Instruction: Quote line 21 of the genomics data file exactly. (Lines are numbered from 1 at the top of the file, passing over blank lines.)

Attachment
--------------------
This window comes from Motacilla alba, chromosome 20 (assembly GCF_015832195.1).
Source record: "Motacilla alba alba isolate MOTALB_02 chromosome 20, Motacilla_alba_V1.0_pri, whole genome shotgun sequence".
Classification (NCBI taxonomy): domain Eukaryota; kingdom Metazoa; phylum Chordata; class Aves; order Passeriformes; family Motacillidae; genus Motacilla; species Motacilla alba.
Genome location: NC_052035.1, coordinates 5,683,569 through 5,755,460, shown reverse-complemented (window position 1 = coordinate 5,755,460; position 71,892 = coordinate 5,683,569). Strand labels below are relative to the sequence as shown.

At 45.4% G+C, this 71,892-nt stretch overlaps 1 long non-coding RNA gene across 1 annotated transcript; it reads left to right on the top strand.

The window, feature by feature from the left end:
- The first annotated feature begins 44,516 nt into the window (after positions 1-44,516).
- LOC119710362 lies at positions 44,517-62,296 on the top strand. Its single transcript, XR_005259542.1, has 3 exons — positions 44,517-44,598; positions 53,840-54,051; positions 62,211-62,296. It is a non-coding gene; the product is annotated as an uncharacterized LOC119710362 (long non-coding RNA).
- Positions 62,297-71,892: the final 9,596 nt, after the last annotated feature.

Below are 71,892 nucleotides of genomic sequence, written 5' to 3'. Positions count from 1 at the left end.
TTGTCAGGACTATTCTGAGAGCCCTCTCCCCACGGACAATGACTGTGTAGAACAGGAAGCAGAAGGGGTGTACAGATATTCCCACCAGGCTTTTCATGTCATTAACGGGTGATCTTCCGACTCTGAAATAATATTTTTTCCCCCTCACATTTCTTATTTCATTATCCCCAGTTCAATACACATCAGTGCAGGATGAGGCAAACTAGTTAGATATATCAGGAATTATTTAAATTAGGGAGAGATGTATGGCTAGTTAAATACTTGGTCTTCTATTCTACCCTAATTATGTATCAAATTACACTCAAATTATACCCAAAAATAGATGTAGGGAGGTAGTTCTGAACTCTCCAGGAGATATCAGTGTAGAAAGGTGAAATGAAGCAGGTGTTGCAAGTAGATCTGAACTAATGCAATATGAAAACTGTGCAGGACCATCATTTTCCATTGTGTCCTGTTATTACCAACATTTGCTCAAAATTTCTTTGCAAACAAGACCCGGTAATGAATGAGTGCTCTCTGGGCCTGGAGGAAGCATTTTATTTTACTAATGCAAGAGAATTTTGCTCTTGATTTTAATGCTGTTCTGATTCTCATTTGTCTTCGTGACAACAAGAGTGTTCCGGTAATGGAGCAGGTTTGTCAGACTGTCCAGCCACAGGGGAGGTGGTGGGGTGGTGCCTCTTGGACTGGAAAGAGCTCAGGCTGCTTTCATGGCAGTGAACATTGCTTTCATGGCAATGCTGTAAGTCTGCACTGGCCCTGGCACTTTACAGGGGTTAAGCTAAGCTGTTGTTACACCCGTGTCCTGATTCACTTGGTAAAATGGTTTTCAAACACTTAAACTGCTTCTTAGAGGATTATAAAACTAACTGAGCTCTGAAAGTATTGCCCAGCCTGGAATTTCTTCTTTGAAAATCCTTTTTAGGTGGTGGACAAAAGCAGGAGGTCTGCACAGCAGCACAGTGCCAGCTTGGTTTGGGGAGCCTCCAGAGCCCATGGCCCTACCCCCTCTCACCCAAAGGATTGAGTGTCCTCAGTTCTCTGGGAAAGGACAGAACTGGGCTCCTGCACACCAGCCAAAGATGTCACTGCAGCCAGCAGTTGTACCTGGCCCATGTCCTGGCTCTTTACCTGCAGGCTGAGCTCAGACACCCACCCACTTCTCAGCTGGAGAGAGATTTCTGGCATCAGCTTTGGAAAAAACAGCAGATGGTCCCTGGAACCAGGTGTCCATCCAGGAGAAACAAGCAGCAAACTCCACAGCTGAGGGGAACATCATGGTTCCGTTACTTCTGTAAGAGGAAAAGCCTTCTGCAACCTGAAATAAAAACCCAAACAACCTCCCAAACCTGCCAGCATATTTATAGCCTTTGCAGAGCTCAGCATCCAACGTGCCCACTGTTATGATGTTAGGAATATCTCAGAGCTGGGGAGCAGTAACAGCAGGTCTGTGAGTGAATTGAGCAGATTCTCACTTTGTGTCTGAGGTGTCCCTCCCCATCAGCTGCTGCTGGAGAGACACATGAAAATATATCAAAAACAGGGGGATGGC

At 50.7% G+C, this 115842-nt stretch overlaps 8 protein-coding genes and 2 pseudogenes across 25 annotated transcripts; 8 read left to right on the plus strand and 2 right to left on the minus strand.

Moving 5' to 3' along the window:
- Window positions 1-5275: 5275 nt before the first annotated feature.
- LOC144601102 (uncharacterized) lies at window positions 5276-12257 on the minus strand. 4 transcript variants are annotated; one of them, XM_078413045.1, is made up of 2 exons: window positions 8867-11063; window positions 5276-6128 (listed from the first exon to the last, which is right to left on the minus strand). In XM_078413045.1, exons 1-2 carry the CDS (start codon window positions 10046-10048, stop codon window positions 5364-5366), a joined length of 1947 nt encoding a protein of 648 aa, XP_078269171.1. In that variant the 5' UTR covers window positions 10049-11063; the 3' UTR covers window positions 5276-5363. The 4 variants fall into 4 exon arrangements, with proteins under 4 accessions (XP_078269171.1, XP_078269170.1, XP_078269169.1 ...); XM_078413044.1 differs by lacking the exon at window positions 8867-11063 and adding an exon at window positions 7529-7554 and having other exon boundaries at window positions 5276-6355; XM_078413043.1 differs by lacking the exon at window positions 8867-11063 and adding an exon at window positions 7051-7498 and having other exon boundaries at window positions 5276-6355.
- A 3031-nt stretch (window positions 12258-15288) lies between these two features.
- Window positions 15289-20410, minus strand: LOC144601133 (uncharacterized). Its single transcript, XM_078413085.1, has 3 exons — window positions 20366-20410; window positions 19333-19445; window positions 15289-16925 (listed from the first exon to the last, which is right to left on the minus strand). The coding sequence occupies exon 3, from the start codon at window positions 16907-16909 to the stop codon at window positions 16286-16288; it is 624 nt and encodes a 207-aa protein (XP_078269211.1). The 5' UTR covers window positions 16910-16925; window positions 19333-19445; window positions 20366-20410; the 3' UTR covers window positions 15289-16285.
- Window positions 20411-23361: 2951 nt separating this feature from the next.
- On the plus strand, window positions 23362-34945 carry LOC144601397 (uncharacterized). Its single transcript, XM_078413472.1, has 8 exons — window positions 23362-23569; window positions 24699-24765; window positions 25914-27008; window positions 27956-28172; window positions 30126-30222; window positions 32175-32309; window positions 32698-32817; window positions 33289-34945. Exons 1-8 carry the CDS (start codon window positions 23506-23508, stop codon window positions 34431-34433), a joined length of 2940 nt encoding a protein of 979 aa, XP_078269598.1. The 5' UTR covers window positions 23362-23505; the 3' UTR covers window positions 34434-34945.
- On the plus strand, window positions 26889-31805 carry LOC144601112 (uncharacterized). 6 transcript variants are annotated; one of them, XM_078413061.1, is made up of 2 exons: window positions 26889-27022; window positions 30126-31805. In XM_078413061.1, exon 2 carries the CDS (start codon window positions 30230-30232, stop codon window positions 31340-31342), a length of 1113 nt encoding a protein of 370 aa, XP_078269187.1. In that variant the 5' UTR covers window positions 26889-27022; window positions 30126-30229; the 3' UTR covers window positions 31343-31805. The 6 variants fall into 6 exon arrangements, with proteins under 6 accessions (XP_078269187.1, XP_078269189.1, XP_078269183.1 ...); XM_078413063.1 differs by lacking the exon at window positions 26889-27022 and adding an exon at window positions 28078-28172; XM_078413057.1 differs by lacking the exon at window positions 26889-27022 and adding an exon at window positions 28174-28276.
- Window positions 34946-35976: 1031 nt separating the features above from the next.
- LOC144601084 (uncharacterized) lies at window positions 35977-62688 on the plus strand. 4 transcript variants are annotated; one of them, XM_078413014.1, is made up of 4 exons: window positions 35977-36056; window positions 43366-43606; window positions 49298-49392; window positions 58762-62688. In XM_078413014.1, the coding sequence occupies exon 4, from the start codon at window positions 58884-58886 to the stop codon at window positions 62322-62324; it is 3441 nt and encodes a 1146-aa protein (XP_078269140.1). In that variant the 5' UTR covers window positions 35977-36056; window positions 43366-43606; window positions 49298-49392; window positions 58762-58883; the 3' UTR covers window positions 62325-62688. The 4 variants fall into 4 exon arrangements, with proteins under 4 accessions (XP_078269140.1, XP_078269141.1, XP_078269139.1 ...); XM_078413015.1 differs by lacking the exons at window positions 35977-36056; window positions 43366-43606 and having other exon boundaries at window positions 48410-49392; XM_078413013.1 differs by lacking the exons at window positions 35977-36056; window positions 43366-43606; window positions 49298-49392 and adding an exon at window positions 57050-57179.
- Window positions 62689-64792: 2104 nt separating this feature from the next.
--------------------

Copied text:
- Window positions 34946-35976: 1031 nt separating the features above from the next.